There were no cowboy hats or boots and certainly no jangly spurs. But there was a lot of smiling and laughter and camaraderie as members of the Square Bears square dancing group met up for a lesson last Wednesday, Aug. 21, at the Wilton Congregational Church.

The club was wrapping up its advanced lessons before opening up for new members with two open house fun nights — Sept. 4 and 11 — from 7:30 to 9 p.m. in the church parish hall at 70 Ridgefield Road. Admission is free, although a $5 donation is requested, and those who wish to do so may join the club for a new series of beginner lessons that start Sept. 18. The enrollment for new dancers ends Oct. 2.

The Square Bears participate in what is known as modern square dancing. As in traditional square dancing, there are four couples per square but the dress is casual and the music is recorded, ranging from traditional to popular tunes as well as show tunes and rock ’n’ roll — whatever the group enjoys. As for couples, singles are welcome and if there are more women than men, there are a number of women who can dance the men’s parts.

The Square Bears have been dancing in Wilton since June. They previously danced since their inception in 2017 at the Norfield Grange in Weston. Having outgrown that space — and looking for somewhere with air conditioning — they secured space at the Congregational Church.

The club was formed by the group’s caller, Ron Baldwin of Shelton. After graduating from caller school, he sought to form a group between Bridgeport and Norwalk. He and his wife Jan McLean started a meetup.com group, and once they secured the grange, they got underway. After six months of lessons, the group graduated 13 dancers at the mainstream level.

The Square Bears practice at Wilton Congregational Church. — Jeannette Ross/Hearst Connecticut Media

Media: Jeannette Ross

Those who attend the Square Bears’ open house fun nights will get a taste of modern square dancing, learning eight to 10 basic steps. They will be assisted by experienced dancers from the club.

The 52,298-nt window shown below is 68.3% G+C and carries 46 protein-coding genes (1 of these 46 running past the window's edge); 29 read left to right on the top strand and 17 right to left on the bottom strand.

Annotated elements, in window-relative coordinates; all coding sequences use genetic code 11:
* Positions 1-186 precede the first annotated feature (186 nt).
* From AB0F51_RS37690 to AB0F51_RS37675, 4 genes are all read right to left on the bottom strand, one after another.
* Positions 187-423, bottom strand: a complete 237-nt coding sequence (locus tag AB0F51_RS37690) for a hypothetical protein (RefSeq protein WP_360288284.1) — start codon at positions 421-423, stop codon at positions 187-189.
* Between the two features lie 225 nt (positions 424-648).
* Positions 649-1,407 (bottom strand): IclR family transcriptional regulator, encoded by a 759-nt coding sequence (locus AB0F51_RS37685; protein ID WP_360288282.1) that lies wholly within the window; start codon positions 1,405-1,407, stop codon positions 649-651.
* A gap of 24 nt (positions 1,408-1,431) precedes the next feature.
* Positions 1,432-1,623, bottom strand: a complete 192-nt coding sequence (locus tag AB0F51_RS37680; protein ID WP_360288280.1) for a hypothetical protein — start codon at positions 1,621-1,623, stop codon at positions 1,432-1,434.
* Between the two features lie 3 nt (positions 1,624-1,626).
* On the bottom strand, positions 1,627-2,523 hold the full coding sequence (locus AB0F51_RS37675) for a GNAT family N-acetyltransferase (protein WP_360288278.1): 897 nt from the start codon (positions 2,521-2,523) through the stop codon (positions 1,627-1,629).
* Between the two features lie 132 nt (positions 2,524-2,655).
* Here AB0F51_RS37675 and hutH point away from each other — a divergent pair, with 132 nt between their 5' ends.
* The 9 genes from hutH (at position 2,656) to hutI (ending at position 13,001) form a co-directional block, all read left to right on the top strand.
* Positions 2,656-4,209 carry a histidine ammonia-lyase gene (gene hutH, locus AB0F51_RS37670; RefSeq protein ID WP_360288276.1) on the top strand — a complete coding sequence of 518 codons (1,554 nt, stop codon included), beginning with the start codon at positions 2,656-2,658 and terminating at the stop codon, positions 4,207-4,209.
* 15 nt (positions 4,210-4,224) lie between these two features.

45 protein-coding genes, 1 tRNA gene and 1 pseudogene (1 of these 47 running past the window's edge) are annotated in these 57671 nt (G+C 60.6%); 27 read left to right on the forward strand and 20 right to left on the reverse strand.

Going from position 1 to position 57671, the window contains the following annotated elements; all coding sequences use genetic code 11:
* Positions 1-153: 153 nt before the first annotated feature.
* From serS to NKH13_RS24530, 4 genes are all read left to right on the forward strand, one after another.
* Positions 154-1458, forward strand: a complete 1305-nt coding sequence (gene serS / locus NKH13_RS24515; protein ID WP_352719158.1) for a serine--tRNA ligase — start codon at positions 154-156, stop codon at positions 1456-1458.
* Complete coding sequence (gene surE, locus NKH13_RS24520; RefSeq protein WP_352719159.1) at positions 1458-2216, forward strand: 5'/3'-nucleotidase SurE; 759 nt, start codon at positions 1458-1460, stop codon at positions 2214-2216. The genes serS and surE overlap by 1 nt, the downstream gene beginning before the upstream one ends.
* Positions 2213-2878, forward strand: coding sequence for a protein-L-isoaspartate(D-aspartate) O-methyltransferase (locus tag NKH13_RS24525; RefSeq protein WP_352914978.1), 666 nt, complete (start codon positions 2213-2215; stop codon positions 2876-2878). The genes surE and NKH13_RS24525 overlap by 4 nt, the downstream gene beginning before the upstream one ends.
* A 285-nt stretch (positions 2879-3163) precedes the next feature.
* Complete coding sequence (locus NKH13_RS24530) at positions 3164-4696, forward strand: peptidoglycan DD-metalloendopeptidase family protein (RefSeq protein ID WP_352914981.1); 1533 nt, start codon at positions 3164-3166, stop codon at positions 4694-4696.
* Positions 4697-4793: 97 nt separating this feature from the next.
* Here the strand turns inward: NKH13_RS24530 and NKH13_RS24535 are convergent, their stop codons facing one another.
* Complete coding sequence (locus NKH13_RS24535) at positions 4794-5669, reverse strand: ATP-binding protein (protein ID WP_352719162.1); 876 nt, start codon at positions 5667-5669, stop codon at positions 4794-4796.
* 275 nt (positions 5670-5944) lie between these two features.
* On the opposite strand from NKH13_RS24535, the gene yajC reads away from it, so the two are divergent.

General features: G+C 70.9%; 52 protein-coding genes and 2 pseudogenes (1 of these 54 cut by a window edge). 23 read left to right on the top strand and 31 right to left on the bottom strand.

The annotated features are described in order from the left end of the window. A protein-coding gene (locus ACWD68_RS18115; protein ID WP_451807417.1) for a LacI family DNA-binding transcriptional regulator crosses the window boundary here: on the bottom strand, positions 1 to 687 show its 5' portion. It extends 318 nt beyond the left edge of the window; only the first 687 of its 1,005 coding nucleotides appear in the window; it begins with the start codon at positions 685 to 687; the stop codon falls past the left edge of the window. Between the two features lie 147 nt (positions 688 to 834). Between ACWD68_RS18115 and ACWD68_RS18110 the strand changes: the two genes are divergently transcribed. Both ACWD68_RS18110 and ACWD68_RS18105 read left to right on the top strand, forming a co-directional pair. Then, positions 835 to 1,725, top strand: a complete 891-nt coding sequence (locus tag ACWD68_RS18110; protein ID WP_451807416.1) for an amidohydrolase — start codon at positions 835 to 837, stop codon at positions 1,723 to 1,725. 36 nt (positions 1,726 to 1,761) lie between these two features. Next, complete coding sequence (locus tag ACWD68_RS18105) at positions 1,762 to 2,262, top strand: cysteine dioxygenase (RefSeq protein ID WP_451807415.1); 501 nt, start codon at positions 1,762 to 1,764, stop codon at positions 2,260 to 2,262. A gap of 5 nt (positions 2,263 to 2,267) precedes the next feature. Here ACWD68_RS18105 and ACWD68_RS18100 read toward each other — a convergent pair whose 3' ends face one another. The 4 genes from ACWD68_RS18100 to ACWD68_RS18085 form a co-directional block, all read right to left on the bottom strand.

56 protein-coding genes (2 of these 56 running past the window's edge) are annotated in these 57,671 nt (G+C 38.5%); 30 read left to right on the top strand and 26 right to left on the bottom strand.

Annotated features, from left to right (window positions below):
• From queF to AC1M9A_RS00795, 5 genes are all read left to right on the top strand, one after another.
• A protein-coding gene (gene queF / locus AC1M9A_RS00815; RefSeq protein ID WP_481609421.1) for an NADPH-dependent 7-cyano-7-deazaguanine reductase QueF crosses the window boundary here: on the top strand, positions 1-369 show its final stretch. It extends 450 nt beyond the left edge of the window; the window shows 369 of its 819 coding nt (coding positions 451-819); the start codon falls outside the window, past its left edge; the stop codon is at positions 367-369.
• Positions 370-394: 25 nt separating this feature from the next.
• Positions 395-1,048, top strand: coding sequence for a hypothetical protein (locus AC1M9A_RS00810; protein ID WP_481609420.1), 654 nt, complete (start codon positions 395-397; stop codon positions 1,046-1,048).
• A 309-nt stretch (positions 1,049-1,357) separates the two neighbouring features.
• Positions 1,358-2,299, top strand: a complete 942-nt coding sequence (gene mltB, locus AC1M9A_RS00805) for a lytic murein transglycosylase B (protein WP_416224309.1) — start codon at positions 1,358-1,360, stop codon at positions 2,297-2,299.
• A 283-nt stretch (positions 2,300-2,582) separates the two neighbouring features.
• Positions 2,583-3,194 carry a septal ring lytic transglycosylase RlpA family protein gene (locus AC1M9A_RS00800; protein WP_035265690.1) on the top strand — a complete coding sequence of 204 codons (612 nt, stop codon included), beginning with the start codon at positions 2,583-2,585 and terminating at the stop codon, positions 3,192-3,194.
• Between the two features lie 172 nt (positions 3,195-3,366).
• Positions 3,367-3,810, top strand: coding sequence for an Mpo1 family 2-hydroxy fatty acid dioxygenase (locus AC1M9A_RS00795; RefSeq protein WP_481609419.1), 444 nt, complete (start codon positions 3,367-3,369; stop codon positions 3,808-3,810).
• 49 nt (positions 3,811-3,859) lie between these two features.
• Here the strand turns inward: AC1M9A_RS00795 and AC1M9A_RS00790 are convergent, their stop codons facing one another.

New dancers who join will learn the 51 mainstream steps — most of which are pretty straightforward — during lessons from mid-September to April. There will be two dances over the course of the “term” to which other area clubs will be invited and the second of those dances is a “graduation” dance.

“It’s all about having fun,” Square Bears member Peter Engstrom told The Bulletin before last Wednesday’s class. Engstrom and his wife Kathy, both Wilton residents, are now experienced dancers with the club.

“No one is ever chastised for making a mistake,” he added. “The etiquette of square dancing is very polite,” he said, adding that mistakes naturally happen and when they do everyone has a laugh, regroups, and starts over.

“If you learn the mainstream steps, you can dance anywhere in the world,” he said, explaining that modern square dancing is popular in many countries, particularly Germany, Japan, Great Britain, Canada and Sweden. The advantage to Americans is that wherever you dance, everyone uses the same list of calls and all calls are in English.

Benefits

Unlike ballroom dances, square dancing has a distinctly social aspect since participants dance not only with their partner but with others in the square depending on the calls being made. The caller moves the dancers around and they may stay within the square or form a line, thus dancing with several people in their group before getting back to their “home” position.

As a low-impact aerobic activity, square dancing also has a number of physical benefits. It is estimated square dancers can burn 200 to 400 calories per half hour, depending on the intensity of the movements. They can also put 2,000 to 4,000 steps per evening on their FitBits.

An article in The New York Times published earlier this year quotes a 2017 German report in Frontiers in Human Neuroscience that dancing can be beneficial to learning, memory and balance.

Co-founder Jan McLean emphasized the social aspects of dancing. She should know — she and her husband Ron met while dancing in Germany.

“Everywhere you go you have immediate friends,” she said.

For information on the Square Bears club or the fun nights, call Sheila or Jeff Katz at 203-276-8953, email swkatz@gmail.com, or visit squarebears.net.